AMENDING BY THE BOOK
February 15, 2012 § 2 Comments
Things seem to go in phases. A motion to do thus and such is filed, finds some success, and a slew of others follow. Or a court of appeals decision makes a point, and a salvo of pleadings ensue.
Lately, a phase in pleadings is for lawyers to file successive so-called “amended” or “supplemental” pleadings and answers thereto, along with counterclaims (bearing all manner of names, such as “counter-motions,” “cross-complaints,” “counterpetitions,” etc., etc., etc.), and responses thereto, to the extent that casting the pleadings for trial is like assembling a jigsaw puzzle. Nearly always, this plethora of pleadings is filed in a willy-nilly cascade of paperwork without any leave of or input by the court. It does not have to be, nor should it be, this way.
MRCP 15 lays out an orderly process for amendments that is fairly simple if followed. Here’s the simple scheme laid out in Rule 15(a):
- You may amend at any time, without leave of court, before an answer is served.
- If your pleading is one to which no answer is permitted, you may amend without leave of court at any time within 30 days after service of process, unless the matter has been placed on the trial calendar.
- Any other amendment will require leave of court, with notice to the other side and opportunity to be heard, OR written consent of the adverse party or parties.
It’s really that simple. There are some other interesting wrinkles in Rule 15, and we’ll touch on them, but the important thing to remember is that if your pleadings don’t meet the criteria in 1 and 2 above, you must file a motion and get permission of the court to amend or get an agreed order. Note that the rule requires “written consent.” I take that to mean an agreed order of the court, not a handshake deal that is later the subject of heated dispute.
An important caveat: Rule 15 specifically says that leave to amend shall be freely given. Don’t confuse that principle with freely amending without leave of court.
The importance of following the requirements of Rule 15(a) is illustrated by what happened in Lone Star Industries, et al. v. McGraw, decided February 2, 2012. In that case, the Mississippi Supreme Court held that the circuit judge should have dismissed a second amended complaint for failure of the plaintiff to get leave of court before filing it. As a result, some plaintiffs were dismissed from the suit, and the statute of limitations (SOL) has likely run.
You can have a similarly unpleasant result in chancery, although we seldom deal with SOL. Imagine that you have unilaterally updated your modification pleadings 10 days before trial to bring up some claims that surfaced in discovery, only to face an objection at trial that you did not comply with Rule 15. The judge should sustain the objection and throw out your updated claims. In a modification case, that could be significant to your client, because the judgment that results from this trial will time bar any later claims based on acts that precede it.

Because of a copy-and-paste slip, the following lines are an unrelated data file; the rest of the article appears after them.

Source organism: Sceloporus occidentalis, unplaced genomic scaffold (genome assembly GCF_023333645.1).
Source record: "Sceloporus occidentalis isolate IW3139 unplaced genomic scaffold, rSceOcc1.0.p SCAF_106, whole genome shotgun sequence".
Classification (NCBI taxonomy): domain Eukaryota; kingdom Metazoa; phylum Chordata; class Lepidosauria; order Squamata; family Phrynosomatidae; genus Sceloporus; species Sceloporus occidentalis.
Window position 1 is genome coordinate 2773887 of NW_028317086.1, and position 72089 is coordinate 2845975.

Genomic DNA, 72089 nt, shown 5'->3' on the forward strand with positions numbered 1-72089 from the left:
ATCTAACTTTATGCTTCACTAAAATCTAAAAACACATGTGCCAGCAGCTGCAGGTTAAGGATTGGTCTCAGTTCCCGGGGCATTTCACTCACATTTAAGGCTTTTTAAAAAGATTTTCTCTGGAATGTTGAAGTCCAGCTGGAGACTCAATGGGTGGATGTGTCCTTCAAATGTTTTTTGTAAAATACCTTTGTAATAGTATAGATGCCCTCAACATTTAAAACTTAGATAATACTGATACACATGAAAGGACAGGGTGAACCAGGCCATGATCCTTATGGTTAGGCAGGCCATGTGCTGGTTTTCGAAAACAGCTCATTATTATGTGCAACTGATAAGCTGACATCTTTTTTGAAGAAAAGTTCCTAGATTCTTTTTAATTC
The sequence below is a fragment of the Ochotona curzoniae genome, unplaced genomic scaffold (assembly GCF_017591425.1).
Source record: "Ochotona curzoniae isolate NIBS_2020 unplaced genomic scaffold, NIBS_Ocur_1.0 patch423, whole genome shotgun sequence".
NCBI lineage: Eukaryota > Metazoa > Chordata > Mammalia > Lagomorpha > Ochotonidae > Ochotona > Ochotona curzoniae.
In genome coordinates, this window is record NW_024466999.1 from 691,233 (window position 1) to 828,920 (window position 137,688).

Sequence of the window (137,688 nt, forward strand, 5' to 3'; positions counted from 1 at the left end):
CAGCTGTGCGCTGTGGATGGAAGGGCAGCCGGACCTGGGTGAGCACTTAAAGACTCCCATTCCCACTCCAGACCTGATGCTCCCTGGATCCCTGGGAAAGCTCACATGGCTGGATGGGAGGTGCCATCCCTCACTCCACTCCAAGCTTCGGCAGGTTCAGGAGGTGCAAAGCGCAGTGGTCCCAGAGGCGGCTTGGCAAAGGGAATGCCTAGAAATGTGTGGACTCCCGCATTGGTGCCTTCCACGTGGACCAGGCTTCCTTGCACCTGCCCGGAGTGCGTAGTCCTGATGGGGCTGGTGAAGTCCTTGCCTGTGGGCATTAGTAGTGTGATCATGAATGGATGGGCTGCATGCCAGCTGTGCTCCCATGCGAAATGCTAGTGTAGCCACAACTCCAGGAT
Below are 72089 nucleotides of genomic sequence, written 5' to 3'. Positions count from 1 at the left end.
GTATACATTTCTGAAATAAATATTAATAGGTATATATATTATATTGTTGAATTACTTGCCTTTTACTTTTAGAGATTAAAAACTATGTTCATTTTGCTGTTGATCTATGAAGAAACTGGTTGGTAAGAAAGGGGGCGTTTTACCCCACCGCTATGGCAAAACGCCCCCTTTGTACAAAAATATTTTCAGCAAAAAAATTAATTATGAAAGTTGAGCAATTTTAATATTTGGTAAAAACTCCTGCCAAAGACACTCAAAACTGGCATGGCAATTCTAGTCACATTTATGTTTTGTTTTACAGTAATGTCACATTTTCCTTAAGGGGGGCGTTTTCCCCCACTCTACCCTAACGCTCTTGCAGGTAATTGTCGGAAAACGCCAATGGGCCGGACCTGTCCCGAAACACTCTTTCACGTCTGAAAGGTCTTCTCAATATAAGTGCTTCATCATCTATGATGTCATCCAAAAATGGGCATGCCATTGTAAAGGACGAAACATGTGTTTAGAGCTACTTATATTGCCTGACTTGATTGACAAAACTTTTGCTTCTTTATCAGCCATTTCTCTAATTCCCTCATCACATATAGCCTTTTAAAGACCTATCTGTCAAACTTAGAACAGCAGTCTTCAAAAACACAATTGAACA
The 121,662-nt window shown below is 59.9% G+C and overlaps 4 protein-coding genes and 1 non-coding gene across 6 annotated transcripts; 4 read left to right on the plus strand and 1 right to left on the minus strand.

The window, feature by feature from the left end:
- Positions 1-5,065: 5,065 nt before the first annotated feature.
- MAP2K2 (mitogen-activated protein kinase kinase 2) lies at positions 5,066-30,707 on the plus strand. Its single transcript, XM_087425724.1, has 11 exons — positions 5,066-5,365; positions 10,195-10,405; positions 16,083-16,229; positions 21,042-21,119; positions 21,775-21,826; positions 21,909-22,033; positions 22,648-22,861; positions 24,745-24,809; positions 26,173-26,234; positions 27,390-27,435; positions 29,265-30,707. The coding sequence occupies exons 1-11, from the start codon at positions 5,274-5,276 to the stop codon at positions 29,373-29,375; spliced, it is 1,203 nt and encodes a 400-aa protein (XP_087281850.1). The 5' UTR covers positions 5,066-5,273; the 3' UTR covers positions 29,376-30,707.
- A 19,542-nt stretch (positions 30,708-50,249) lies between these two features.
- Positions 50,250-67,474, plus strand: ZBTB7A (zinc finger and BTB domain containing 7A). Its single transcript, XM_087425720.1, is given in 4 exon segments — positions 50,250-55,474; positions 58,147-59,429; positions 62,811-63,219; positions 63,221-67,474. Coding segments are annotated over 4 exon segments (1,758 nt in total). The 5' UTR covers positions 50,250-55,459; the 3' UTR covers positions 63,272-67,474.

So, how do you successfully update your pleadings to capture transactions, occurrences or events related to the original claim that occurred after the filing of the original pleadding? You file a motion pursuant to Rule 15(d). If you can’t get the other side to agree via an agreed court order, you should call your motion to amend up for hearing right away, because the judge can deny your request if to grant it would prejudice the other party, as, for instance where you wait until immediately before or the day of trial.
Rule 15(b) says that even if you have not amended, you may be able to get your amendment anyway if you present evidence that is outside the scope of the pleadings at trial and the other side does not object. The court in such a case may allow the pleadings to be amended to conform to the proof. That’s the subject of a post to come later.
Amendments relate back to the date of filing of the original pleading, if they arise out of the same conduct, transaction or occurrence set forth “or attempted to be set forth” in the original pleading. That’s what Rule 15(c) provides, and it has some important language about adding parties.
Sloppy amendment practice makes a mess out of litigation. Recently I delayed a trial and ordered the parties to file updated, consolidated pleadings where there was a train of pleadings extending back to 2008, with petitions, counterclaims, responses and answers to responses of such byzantine proportions that I could not discern what were the issues in the case. I suspect that when the case bubbles back up, many of the issues will have fallen by the wayside, and we will have a streamlined, current, sensible package of issues for adjudication. Or at least that’s what I’m hoping.
Judge, good post on a subject that sometimes gets a bit tricky. We’re doing amendments in my Pretrial class right now, and I’m going to point the students to this post.
I think the tricky part in McGraw (who I represented on appeal) is how Rule 21 interacts with Rule 15 (or if it even should–Justices Kitchens and King thing it shouldn’t). That’s not normally a problem in practice if the pleadings are kept pretty streamlined, though.
Rule 21 requires a motion and court order, which fits nicely with the design of Rule 15.
Rule 15, in my opinion, is designed to give the judge the opportunity to keep pleadings from growing like topsy.